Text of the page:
On Friday, the Supreme Court effectively disqualified all three Republican nominees to serve as special master over the redistricting process because of their conflicts of interest and partisan ties. Specifically, the Court noted that the Republican Caucuses had not advised the Court that one nominee had received a $20,000 payment from the Senate Republican Caucus two months ago and had an express conflict. The other two nominees were unsuitable as well. A second nominee received $5,000 per month from the Republican National Committee. The third Republican nominee has participated in putting together some of the most notorious, court-rejected and illegal racial gerrymanders in American history and lacked credibility according to a federal judge.
The Court ordered the Republican Caucuses to submit three new nominees by Nov. 17. One Democratic nominee indicated he did not want to serve in this process so the Court ordered the Democrats to submit an additional name.
Once the Supreme Court announces the two special masters for the process, the special masters are required to produce maps within 30 days for the Virginia House of Delegates and Senate and Virginia’s 11 congressional districts.
At this point, it is not clear how much public comment will be allowed either before or after the maps are published. The Senate Democratic Caucus has proposed that the Court hold one public hearing before the maps are drawn to consider legal questions and four regional hearings after the maps are published so that the public can provide comments.
There are several legal points in dispute which resulted in the stalemate at the Virginia Redistricting Commission. First, Virginia law requires districts to be drawn in a way that does not “unduly favor” any political party. Notwithstanding the fact that the last election was decided by 70,000 votes of 3.6 million cast, Virginia has been trending in the Democratic direction in recent years. The Republican caucuses insist that maps be drawn to give either party an equal chance of controlling a chamber. Democrats argue this would require a partisan gerrymander and by definition would “unduly benefit” the Republican party.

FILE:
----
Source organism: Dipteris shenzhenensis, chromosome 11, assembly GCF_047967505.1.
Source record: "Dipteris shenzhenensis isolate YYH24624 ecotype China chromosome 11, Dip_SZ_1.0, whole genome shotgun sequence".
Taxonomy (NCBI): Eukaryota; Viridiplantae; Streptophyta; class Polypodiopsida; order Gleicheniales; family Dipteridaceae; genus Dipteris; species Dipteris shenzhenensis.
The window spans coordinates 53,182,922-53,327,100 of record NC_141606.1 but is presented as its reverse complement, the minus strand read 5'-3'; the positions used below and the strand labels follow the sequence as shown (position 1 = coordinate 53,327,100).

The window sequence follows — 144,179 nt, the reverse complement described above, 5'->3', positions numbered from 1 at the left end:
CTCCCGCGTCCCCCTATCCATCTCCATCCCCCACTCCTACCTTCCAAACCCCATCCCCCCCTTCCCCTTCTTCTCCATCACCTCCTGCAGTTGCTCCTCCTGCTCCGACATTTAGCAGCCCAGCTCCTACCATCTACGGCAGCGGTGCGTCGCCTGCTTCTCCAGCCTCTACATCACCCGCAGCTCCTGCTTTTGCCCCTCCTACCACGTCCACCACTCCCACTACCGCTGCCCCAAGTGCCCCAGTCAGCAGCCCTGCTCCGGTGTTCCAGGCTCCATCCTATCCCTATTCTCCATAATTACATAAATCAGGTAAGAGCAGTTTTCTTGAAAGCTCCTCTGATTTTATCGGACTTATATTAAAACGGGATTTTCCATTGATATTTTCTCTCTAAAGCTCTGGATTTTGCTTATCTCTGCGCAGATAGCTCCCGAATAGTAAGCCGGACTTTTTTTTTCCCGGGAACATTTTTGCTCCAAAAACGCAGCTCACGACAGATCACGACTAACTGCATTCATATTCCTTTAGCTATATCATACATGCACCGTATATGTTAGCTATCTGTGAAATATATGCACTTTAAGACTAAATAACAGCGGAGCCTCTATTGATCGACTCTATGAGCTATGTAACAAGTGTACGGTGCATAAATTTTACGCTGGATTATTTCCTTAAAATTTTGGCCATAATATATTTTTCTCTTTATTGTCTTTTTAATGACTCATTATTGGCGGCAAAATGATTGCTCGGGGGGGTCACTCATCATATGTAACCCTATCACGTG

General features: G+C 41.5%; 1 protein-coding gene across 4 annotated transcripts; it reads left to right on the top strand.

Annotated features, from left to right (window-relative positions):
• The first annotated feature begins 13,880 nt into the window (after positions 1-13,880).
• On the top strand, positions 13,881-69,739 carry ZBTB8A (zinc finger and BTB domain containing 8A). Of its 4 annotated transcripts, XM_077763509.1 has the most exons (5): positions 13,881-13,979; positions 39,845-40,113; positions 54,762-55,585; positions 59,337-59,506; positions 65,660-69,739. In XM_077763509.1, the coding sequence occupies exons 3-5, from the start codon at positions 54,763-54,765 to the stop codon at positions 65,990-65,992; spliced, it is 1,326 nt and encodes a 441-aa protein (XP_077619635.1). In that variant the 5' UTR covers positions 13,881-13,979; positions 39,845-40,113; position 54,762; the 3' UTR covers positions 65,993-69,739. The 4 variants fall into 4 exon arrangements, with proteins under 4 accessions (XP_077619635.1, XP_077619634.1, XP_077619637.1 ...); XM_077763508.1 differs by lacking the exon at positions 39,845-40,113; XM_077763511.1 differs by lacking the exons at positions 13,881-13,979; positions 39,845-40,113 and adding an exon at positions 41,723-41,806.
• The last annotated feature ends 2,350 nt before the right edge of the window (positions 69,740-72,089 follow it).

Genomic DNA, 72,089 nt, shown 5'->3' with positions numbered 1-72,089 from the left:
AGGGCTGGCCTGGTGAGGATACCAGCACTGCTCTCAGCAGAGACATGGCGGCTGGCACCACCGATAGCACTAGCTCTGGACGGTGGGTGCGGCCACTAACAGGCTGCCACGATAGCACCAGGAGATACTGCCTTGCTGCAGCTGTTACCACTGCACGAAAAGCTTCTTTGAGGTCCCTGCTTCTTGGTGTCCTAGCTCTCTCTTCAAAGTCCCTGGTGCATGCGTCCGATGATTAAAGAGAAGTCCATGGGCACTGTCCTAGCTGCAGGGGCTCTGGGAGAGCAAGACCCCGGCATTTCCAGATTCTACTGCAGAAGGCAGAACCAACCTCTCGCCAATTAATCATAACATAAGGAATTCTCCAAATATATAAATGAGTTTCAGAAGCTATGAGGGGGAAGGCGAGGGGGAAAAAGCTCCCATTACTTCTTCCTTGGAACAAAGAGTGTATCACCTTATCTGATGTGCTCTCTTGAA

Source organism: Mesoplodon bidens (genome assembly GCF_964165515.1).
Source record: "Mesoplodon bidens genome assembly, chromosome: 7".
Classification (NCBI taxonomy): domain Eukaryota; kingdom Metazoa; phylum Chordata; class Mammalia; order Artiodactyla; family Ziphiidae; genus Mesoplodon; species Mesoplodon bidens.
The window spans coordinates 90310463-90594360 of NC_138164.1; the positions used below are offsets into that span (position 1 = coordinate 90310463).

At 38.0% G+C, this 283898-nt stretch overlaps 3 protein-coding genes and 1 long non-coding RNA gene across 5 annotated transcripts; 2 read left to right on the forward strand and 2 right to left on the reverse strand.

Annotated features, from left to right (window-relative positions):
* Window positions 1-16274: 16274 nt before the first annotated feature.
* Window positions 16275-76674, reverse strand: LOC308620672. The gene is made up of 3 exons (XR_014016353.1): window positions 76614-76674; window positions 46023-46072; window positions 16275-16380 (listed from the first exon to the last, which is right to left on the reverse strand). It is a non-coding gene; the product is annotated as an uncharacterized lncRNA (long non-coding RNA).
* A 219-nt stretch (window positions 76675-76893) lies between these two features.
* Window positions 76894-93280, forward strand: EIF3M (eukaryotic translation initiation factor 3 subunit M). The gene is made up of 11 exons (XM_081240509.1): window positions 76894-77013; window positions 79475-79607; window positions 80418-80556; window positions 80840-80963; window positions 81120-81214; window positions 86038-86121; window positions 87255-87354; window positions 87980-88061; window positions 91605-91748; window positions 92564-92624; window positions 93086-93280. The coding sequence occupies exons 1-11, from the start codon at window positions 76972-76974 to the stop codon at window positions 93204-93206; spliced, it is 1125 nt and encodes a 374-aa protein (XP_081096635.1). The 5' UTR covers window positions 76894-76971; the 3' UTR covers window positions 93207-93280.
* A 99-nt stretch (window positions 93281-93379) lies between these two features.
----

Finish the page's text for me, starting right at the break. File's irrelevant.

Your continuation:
Second, current law requires maps to be drawn giving consideration to “communities of interest.” There are questions about the exact legal standard to determine what a community of interest is for purposes of creating district boundaries. There are also questions regarding the relative weight masters should give to other variables such as compactness, continuity, jurisdiction splits and especially racial composition. Most districts in Northern Virginia are not majority white, including the 36th Senate District. Due to ambiguity in recent U.S. Supreme Court decisions, there is a lack of clarity regarding the masters’ responsibility to maximize majority non-white districts.
Redistricting is a fundamental process that will determine who represents you for the next 10 years in the state Senate, House of Delegates and the United States Congress. The new districts will have a significant impact on the policies adopted in this state and country for the next decade. It is critical that Virginia conduct this process in a fair and transparent fashion and I am confident, especially with the Virginia Supreme Court’s recent actions, that the special masters will try to be fair.
However, the special masters will not know all of Virginia well or the nuances of our communities. I strongly believe that even though this process has moved to the courts, the public should have a clearly defined role and provide input. However, understandably, I have found most people who do not follow this every day need to see a map before they can comment. In the coming weeks, there are likely to be proposed maps and opportunities for comment. I encourage you to participate. The Supreme Court has ordered that anyone wishing to comment can send an email to Redistricting@vacourts.gov.
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